Although we all like to moan about the amount of spam hitting our mailboxes, the truth is that spam filtering is pretty good these days and only a tiny amount of it actually need bother us at all. Unlike all that stuff we have actually signed up for but cannot be defined as personal mail. Stuff like electronic bank statements, Facebook posting notifications, news roundups or Twitter alerts. The list goes on, and on, and on. Now this stuff has a name other than, well, stuff: bacn.

Pronounced as bacon, bacn can be described as email that you want, or at least that you have asked for, but that you don’t want to read right now thanks very much. The term appears to have been coined only a week or so ago, at a new media monetization event known as Podcamp Pittsburgh. Yet within just a few days it has spread as quickly as any meme when that particular buzzword was fancy of the week, it is almost viral in its infectiousness. Just like bacn itself, as it appears that even those of us who are already drowning in notifications, alerts and sundry opt-in email just cannot help signing up for more. After all, what is the point of online interactivity, social networking inclusion and news alert services if you don’t take advantage of the immediacy of the medium?

But that really is the problem, we are increasingly becoming addicted to information and simply cannot say no to a new fix. We don’t need most of the information we consume, more often than not we don’t even consume it but rather stockpile the bacn in some auto-filtered archive buried deep within the tree structure of our mail client folders. I mean, do you really want or need to know that a contact on Twitter has just had a bath or a Facebook friend has written something on your wall?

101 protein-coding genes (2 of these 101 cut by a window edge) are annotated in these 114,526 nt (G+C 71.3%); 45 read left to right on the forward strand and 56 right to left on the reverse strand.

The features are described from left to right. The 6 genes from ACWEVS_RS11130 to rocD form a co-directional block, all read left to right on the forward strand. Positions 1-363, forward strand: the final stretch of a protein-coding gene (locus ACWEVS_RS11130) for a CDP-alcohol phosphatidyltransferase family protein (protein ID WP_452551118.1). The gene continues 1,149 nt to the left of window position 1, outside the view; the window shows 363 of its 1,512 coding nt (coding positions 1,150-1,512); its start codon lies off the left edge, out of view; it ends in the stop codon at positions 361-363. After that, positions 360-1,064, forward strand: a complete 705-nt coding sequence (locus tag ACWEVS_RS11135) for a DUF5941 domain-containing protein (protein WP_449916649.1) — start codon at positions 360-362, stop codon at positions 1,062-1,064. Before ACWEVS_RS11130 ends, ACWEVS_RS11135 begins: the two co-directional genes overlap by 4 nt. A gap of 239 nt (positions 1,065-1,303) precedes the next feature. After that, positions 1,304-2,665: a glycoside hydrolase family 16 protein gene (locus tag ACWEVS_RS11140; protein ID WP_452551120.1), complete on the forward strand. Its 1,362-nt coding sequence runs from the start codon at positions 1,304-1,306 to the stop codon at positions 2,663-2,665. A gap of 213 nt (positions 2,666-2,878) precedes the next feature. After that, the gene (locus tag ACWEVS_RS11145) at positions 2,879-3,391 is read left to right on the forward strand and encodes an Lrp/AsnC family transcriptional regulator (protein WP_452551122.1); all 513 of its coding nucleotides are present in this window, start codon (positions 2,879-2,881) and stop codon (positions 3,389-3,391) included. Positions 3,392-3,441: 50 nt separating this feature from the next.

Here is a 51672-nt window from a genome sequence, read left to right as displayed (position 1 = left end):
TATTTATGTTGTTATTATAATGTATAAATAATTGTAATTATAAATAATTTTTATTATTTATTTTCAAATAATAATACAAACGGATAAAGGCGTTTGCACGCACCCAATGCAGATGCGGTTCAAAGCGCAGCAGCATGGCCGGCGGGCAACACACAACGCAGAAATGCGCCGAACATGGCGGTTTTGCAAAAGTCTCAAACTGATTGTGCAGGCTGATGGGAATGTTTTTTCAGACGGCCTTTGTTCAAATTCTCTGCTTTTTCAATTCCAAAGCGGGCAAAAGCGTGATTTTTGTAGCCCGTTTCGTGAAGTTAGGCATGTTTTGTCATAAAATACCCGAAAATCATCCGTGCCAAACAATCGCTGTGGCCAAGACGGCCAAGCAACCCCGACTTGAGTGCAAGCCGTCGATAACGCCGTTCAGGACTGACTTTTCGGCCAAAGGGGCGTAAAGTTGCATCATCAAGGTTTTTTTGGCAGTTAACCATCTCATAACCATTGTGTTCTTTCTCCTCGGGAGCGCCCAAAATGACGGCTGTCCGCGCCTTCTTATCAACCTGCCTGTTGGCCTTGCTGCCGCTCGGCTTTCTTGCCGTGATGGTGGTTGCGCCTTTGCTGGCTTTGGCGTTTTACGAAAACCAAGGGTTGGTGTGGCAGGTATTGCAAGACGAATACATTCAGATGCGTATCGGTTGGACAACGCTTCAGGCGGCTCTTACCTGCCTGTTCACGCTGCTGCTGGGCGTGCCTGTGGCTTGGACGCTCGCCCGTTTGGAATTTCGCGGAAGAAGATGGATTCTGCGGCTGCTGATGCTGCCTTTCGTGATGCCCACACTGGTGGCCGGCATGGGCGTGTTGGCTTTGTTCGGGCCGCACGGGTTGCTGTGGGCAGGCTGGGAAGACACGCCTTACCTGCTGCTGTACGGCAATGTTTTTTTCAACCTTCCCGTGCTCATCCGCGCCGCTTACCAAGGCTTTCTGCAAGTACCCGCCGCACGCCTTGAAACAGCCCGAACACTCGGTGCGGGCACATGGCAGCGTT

There are even discussions in some of the more geeky backwaters of the online world about creating a bacn filter, that can differentiate between spam and bacn and ‘real’ email. What next, a filter to move every message which is comprised primarily of links to a sausage folder?

Perhaps it is time to get real, admit that we have both a problem and a solution. The problem is that we have become information greedy, we want it all and we want it now. However, immediacy comes at a price and the true cost is time wasted. There are simply not enough hours in the day to read the email that matters and the stuff that doesn’t. Anti-spam products can keep the really tedious junk at bay, most of the time, so why add to it with more that borders on being spam anyway?

Let’s go on an email diet, cutting out the messages and alerts that just add fat to our mailboxes. Let’s reclaim our email for what it should be, a truly useful communications medium rather than the chore it has become.

About the Author

Freelance technology journalist, mainly covering the cybersecurity beat, and contributing to:, The Times/Sunday Times (via Raconteur Special Reports), PC Pro, SC Magazine, Infosecurity Magazine and Digital Health Intelligence.

Three times winner IT Security Journalist of the Year (2006, 2008, 2010), Technology Journalist of the Year award (1996)